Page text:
The silly charging problem finally got fixed. Of course, Germany, being one of the most non-religious countries on the planet, has to have a silly tradition that everything closes on Sunday. Thus, I discovered the charging problem on Sunday, and couldn’t even begin sourcing parts until Monday, followed by installation, and then an overnight charge.
The day finally came to see if the airplane would fly, again. The weather looked good enough, though it was nothing picture perfect by any means, and I decided to head over to the airport. I checked every single bolt and wire that was touched in the rigging process, and decided to make a go for it. After standard procedures are followed, information reviewed, a moment of self-reflection to make sure nothing is missed is had, it just comes time to face reality: this is scary as shit and I am either doing it or I am not.
I powered up the engine. First thoughts: “hot damn! I have a starter!” Nervously, I made my first Egelsbach Apron call (not ground). Things are a bit more formal, though once the process is understood, it flies by with the same rapid speed as US control tower interactions, though here it is a “control zone” with an “information” tower, meaning that reporting of activities is mandatory, and the tower provides information services. The tower will not issue orders; it is up to the pilot to make decisions based on information available, though they will gladly record and report any ensuing violations that happen as a result of poor decision making while being watched. Welcome to Germany.
I taxied down to the end of runway 26, ran a very long run up test, stuck my head out the door to completely verify trim stabilizer movements as well as all control surfaces, checked my brand spanking new transponder again, glanced at my brand new switches, and took another look at my sheets of paper sitting in my lap.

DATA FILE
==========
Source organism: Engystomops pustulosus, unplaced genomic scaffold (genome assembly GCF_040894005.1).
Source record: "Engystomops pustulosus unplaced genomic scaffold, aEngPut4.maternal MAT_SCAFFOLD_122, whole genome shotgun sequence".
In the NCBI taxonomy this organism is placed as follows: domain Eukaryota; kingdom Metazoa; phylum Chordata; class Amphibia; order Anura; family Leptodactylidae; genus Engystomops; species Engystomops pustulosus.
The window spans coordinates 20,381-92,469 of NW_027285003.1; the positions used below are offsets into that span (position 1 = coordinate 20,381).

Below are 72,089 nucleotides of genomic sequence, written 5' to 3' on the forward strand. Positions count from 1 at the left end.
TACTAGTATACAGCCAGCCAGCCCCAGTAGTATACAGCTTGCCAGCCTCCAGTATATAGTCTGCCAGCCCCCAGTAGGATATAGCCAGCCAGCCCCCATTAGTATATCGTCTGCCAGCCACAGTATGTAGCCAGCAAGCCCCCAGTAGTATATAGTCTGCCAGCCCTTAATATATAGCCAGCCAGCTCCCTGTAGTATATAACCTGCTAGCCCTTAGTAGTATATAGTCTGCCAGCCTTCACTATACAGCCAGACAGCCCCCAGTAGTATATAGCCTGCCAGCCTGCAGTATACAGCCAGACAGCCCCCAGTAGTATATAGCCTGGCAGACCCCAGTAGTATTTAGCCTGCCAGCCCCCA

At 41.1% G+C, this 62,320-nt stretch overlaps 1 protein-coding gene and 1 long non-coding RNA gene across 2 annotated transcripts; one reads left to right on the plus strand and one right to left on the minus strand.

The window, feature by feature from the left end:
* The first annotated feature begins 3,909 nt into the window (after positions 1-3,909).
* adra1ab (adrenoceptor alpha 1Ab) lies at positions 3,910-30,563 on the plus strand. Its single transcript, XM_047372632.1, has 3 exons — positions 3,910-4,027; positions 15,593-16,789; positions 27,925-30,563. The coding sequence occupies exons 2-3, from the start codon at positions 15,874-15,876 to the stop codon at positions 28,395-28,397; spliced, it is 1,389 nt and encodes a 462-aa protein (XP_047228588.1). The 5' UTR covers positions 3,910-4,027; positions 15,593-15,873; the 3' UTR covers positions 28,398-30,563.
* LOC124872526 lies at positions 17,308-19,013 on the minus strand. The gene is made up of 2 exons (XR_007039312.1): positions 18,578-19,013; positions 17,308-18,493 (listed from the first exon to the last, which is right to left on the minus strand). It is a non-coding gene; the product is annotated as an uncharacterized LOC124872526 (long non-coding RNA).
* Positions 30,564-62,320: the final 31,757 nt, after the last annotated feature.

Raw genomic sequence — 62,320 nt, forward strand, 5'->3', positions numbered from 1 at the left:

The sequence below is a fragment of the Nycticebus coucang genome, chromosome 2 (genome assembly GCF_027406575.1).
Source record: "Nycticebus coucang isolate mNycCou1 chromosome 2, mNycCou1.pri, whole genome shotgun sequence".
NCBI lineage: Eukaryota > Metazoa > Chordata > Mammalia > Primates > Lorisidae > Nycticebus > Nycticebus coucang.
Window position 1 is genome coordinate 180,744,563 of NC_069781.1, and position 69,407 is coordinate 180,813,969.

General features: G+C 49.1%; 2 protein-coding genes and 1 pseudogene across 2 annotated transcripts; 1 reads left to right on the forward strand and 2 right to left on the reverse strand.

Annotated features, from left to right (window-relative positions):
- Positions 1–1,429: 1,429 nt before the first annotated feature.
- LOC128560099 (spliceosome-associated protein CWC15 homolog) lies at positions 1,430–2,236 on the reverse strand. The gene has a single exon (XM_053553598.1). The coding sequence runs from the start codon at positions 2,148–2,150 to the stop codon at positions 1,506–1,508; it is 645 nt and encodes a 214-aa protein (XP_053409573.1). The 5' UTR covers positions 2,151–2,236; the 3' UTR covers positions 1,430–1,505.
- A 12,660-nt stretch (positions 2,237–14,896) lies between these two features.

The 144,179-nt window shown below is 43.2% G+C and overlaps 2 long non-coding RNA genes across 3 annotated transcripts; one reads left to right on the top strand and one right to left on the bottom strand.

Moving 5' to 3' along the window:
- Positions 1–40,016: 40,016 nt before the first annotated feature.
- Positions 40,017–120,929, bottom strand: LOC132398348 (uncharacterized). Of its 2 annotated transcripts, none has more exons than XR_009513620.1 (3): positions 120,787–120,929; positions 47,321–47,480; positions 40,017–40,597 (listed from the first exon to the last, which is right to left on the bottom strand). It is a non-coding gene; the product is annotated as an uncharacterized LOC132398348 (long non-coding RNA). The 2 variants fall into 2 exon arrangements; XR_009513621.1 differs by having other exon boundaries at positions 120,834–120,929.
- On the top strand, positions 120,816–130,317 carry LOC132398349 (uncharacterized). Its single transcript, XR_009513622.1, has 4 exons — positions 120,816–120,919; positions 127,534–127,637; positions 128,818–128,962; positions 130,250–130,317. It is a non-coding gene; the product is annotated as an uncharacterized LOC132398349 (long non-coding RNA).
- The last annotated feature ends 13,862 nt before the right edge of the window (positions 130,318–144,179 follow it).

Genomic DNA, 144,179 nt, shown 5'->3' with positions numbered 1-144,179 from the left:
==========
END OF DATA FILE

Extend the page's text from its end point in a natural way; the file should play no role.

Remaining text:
That would be correct: I am too much of a cheapskate to purchase Jeppesen’s €349/year Europe iPad app (um, the same thing in the US is $75), spending one euro per day for the plane to possibly sit around not working. I opted for the traditional method of a map and a printout of the facility directory for the airport, even though the pattern touches Frankfurt’s airspace on the north and west sides as well as above the airport. Nothing like going vintage and doing some good old dead reckoning on the test flight after rigging on a new continent in the craziest general aviation airspace in Germany.
The airplane ahead of me took forever and a day to leave, and I finally made my Egelsbach Information radio call, pulling out on Runway 26 and holding for the other aircraft and a helicopter to move, advising that I am adding spacing for a test flight. Eventually, it was time. Just like the J-3, there is a whole lot of soul searching going on at this moment, which is interrupted by me adding full power. Just get it over with. There is nothing more that can be done to make this safer than to park the airplane forever.
This was the first flight with vortex generators at sea level. I was off the ground, without attempting a short field takeoff, in about 100 feet. The airplane climbed like a homesick angel. Initially at 100 feet above the ground, I gave the control surfaces a quick test, and then climbed at 55mph at an absurd angle. Once it sunk in that nothing was broken, it hit me that I am <<expletive, present participle form>> flying in GERMANY with my airplane! Holy shit! The moment didn’t last too long as I was climbing so fast that I was nearly at pattern altitude by the end of the runway, turning south not too long thereafter to follow the exit traffic designations along the A5 autobahn (where I repeatedly do 130mph to and from the airport, eliminating the speed advantage of flying).
Exiting Egelsbach Information at Juliet reporting point, I wandered a bit around the Rhein River plain, turning back toward Darmstadt and into the pattern via Kilo point for a picture perfect landing on runway 26. My routine is to touch down as early as possible, despite displaced thresholds, and I realized at that last moment that this is Germany and I’ll probably get written up for it, so I added power and plopped down a little past the numbers.
I must say, the smile on my face was about as big as the one when I got my pilot’s license 18 years ago.